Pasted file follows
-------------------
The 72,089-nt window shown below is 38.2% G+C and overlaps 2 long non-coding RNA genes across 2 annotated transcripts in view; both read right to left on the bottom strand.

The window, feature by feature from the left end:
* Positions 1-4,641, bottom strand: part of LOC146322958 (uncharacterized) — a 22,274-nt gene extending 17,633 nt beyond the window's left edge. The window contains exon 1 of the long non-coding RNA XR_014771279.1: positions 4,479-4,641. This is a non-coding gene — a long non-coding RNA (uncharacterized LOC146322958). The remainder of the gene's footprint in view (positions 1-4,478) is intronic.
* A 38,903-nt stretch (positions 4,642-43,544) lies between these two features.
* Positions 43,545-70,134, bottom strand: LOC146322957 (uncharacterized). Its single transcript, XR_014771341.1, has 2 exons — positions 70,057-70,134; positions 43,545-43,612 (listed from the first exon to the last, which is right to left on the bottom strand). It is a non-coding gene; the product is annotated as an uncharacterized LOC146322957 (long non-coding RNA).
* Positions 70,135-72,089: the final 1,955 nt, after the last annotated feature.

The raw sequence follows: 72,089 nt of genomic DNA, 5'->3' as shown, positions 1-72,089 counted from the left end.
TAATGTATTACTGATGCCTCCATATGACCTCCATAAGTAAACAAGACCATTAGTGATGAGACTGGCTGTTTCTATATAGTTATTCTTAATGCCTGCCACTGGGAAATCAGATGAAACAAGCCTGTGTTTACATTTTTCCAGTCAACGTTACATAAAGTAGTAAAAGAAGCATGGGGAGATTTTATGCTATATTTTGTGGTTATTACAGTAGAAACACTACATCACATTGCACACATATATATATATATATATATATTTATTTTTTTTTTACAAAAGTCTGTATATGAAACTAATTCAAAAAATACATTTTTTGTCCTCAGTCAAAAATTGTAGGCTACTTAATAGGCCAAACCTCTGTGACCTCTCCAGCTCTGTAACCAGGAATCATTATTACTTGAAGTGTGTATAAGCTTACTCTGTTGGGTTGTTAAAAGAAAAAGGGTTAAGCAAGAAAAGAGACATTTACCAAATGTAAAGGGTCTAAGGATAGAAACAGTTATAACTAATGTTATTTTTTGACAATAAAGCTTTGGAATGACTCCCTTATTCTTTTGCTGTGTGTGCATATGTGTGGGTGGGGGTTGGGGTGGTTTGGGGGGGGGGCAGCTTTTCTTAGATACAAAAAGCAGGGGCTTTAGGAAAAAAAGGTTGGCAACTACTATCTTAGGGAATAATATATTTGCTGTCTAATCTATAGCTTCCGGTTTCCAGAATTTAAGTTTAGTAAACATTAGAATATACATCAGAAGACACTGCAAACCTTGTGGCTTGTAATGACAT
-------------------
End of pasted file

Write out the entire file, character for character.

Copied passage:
The 72,089-nt window shown below is 38.2% G+C and overlaps 2 long non-coding RNA genes across 2 annotated transcripts in view; both read right to left on the bottom strand.

The window, feature by feature from the left end:
* Positions 1-4,641, bottom strand: part of LOC146322958 (uncharacterized) — a 22,274-nt gene extending 17,633 nt beyond the window's left edge. The window contains exon 1 of the long non-coding RNA XR_014771279.1: positions 4,479-4,641. This is a non-coding gene — a long non-coding RNA (uncharacterized LOC146322958). The remainder of the gene's footprint in view (positions 1-4,478) is intronic.
* A 38,903-nt stretch (positions 4,642-43,544) lies between these two features.
* Positions 43,545-70,134, bottom strand: LOC146322957 (uncharacterized). Its single transcript, XR_014771341.1, has 2 exons — positions 70,057-70,134; positions 43,545-43,612 (listed from the first exon to the last, which is right to left on the bottom strand). It is a non-coding gene; the product is annotated as an uncharacterized LOC146322957 (long non-coding RNA).
* Positions 70,135-72,089: the final 1,955 nt, after the last annotated feature.

The raw sequence follows: 72,089 nt of genomic DNA, 5'->3' as shown, positions 1-72,089 counted from the left end.
TAATGTATTACTGATGCCTCCATATGACCTCCATAAGTAAACAAGACCATTAGTGATGAGACTGGCTGTTTCTATATAGTTATTCTTAATGCCTGCCACTGGGAAATCAGATGAAACAAGCCTGTGTTTACATTTTTCCAGTCAACGTTACATAAAGTAGTAAAAGAAGCATGGGGAGATTTTATGCTATATTTTGTGGTTATTACAGTAGAAACACTACATCACATTGCACACATATATATATATATATATATATTTATTTTTTTTTTACAAAAGTCTGTATATGAAACTAATTCAAAAAATACATTTTTTGTCCTCAGTCAAAAATTGTAGGCTACTTAATAGGCCAAACCTCTGTGACCTCTCCAGCTCTGTAACCAGGAATCATTATTACTTGAAGTGTGTATAAGCTTACTCTGTTGGGTTGTTAAAAGAAAAAGGGTTAAGCAAGAAAAGAGACATTTACCAAATGTAAAGGGTCTAAGGATAGAAACAGTTATAACTAATGTTATTTTTTGACAATAAAGCTTTGGAATGACTCCCTTATTCTTTTGCTGTGTGTGCATATGTGTGGGTGGGGGTTGGGGTGGTTTGGGGGGGGGGCAGCTTTTCTTAGATACAAAAAGCAGGGGCTTTAGGAAAAAAAGGTTGGCAACTACTATCTTAGGGAATAATATATTTGCTGTCTAATCTATAGCTTCCGGTTTCCAGAATTTAAGTTTAGTAAACATTAGAATATACATCAGAAGACACTGCAAACCTTGTGGCTTGTAATGACAT